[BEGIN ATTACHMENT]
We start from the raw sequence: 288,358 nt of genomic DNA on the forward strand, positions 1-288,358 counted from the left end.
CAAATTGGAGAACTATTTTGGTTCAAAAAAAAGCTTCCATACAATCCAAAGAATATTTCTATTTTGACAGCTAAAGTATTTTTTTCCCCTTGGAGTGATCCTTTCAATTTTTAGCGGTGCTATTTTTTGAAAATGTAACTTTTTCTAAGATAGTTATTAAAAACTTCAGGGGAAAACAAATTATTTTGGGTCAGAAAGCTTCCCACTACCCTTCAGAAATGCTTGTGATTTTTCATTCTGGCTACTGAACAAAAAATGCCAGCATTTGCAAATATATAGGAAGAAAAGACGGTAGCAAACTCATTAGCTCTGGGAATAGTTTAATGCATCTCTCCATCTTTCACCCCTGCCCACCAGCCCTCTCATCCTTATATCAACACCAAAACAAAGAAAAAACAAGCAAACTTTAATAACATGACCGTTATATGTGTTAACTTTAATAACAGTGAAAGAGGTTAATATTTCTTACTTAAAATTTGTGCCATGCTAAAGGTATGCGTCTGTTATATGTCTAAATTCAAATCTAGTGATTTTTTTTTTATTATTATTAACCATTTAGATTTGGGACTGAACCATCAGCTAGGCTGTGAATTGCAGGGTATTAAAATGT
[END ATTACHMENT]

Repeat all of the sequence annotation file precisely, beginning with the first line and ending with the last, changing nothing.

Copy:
We start from the raw sequence: 288,358 nt of genomic DNA on the forward strand, positions 1-288,358 counted from the left end.
CAAATTGGAGAACTATTTTGGTTCAAAAAAAAGCTTCCATACAATCCAAAGAATATTTCTATTTTGACAGCTAAAGTATTTTTTTCCCCTTGGAGTGATCCTTTCAATTTTTAGCGGTGCTATTTTTTGAAAATGTAACTTTTTCTAAGATAGTTATTAAAAACTTCAGGGGAAAACAAATTATTTTGGGTCAGAAAGCTTCCCACTACCCTTCAGAAATGCTTGTGATTTTTCATTCTGGCTACTGAACAAAAAATGCCAGCATTTGCAAATATATAGGAAGAAAAGACGGTAGCAAACTCATTAGCTCTGGGAATAGTTTAATGCATCTCTCCATCTTTCACCCCTGCCCACCAGCCCTCTCATCCTTATATCAACACCAAAACAAAGAAAAAACAAGCAAACTTTAATAACATGACCGTTATATGTGTTAACTTTAATAACAGTGAAAGAGGTTAATATTTCTTACTTAAAATTTGTGCCATGCTAAAGGTATGCGTCTGTTATATGTCTAAATTCAAATCTAGTGATTTTTTTTTTATTATTATTAACCATTTAGATTTGGGACTGAACCATCAGCTAGGCTGTGAATTGCAGGGTATTAAAATGT